Rebellious, maybe. But Carrey has quietly pursued art as a sideline for several years. In a 2008 interview, he informed Oprah Winfrey about his painstaking efforts to create a piece of art for McCarthy: “I did a painting for Jenny, and it took me 50 hours,” adding that he painted “mostly nudes.”
Evidence of a new seriousness of artistic intent, however, began surfacing in Carrey’s tweets last year. The Bruce Almighty star posted digital images of his canvases, some vividly splashed with acrylic paint and bearing such colour-appropriate titles as “Green” or “Blue Skull,” text-based paintings (“Faith Hope” is a fairly straight-ahead depiction of the words Faith and Hope) and even an unsmiling Kenny Scharf–esque self-portrait. And last month, Carrey posted a video on his TruLife blog that chronicles his progress silk-screening a painting titled “Man in a Lawn Chair.”
It’s hardly the kind of thing we’ve come to expect from the Gumby-limbed screen presence who so indelibly burst across pop culture by talking out of his rear end in 1994’s Ace Ventura: Pet Detective. But in the view of top-tier art adviser Barbara Guggenheim, who has aided a constellation of Hollywood A-listers—Carrey included—in assembling formidable contemporary art collections, the comedian’s artistic output falls into line with that of other actors-turned-painters such as Sylvester Stallone or Farrah Fawcett.
“The issue it speaks to is that actors are artists,” Guggenheim said. “Actors are quick to understand the visual arts. And acting is like painting. You’re painting with your body. You’ve gotten a canvas on which you are going to create something.”
More recently, Carrey seems stuck on a recurring character he calls “Baba.” In the TMZ video, he explains the name means grandfather or father or holy man. But viewed in a larger artistic context, the seated silhouette, with its wild hair and upstretched palms, seems to deliberately recall such instantly recognisable Pop Art avatars as Keith Haring’s “radiant baby” symbol or Shepard Fairey’s “Obey Giant” imagery.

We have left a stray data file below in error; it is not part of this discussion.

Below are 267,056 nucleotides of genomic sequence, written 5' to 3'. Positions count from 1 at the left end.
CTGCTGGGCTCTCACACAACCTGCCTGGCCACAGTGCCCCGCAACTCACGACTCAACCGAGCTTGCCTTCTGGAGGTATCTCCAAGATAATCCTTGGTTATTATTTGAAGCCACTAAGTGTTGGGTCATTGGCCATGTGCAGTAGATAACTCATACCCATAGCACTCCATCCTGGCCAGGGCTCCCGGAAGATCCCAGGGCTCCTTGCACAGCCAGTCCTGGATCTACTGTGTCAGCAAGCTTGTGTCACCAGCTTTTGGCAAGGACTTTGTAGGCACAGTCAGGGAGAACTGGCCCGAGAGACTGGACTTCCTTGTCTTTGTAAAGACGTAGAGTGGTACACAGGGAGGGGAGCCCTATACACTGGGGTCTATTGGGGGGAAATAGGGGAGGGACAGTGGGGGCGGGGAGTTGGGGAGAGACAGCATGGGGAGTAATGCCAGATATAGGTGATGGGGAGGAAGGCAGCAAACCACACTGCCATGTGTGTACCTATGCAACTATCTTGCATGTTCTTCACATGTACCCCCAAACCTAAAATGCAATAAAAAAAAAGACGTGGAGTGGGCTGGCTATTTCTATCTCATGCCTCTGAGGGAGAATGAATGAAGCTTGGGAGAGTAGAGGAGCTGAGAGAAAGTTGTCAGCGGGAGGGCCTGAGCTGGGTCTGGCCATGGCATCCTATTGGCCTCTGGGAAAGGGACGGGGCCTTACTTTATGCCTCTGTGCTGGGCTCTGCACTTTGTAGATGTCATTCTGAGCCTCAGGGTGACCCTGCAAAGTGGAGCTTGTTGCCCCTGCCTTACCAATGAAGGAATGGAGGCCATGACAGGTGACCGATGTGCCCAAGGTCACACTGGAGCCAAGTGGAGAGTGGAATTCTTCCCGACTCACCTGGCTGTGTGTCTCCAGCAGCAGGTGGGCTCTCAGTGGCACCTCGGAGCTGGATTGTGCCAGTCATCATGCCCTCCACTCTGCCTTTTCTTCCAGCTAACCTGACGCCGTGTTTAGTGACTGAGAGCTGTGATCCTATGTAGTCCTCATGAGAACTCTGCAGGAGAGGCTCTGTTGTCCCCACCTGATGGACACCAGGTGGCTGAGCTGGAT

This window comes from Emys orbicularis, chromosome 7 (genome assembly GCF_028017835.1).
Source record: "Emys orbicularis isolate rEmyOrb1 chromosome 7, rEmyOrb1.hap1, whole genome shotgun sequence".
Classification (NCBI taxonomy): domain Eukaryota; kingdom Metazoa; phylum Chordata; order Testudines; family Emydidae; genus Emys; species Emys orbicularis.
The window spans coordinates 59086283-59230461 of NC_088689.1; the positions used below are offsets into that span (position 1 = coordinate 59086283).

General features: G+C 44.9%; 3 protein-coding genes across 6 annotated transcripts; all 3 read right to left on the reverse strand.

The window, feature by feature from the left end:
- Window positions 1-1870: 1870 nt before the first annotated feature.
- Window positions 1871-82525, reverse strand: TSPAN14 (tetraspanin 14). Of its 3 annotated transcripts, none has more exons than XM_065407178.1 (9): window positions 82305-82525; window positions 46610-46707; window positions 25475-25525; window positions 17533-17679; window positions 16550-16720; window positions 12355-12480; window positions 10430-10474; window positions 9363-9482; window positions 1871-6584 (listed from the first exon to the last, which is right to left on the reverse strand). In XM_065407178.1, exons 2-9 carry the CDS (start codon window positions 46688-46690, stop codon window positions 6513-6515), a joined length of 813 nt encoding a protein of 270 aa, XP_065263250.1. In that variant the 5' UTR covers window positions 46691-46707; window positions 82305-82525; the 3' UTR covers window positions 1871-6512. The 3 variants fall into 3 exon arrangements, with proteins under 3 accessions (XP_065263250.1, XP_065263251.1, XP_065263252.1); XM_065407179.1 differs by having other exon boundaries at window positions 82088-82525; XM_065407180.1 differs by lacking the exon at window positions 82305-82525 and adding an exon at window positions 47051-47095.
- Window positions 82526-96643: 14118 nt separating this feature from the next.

As Carrey explains it, Baba is a “mischievous deity” intended to provoke inner reflection. “He exists in negative space,” Carrey says to TMZ. “He basically exists to mess with you—to have fun with you, poke fun at you. To show you yourself and your prejudices and all of your guilt and all of your stuff. And even take you to hell if he has to, to get you to turn toward the light.”
Word of his artistic pursuits has trickled into the popular consciousness just as a competing perception of Carrey has also gained traction with media watchers. In August, the star uploaded to his blog a disquieting video in which he professed undying love for 22-year-old film ingénue Emma Stone. And that clip promptly cast doubts throughout the Internet about Carrey’s sanity. “Should I be flattered or seek an order of protection?” Stone posted in response on her YouTube channel.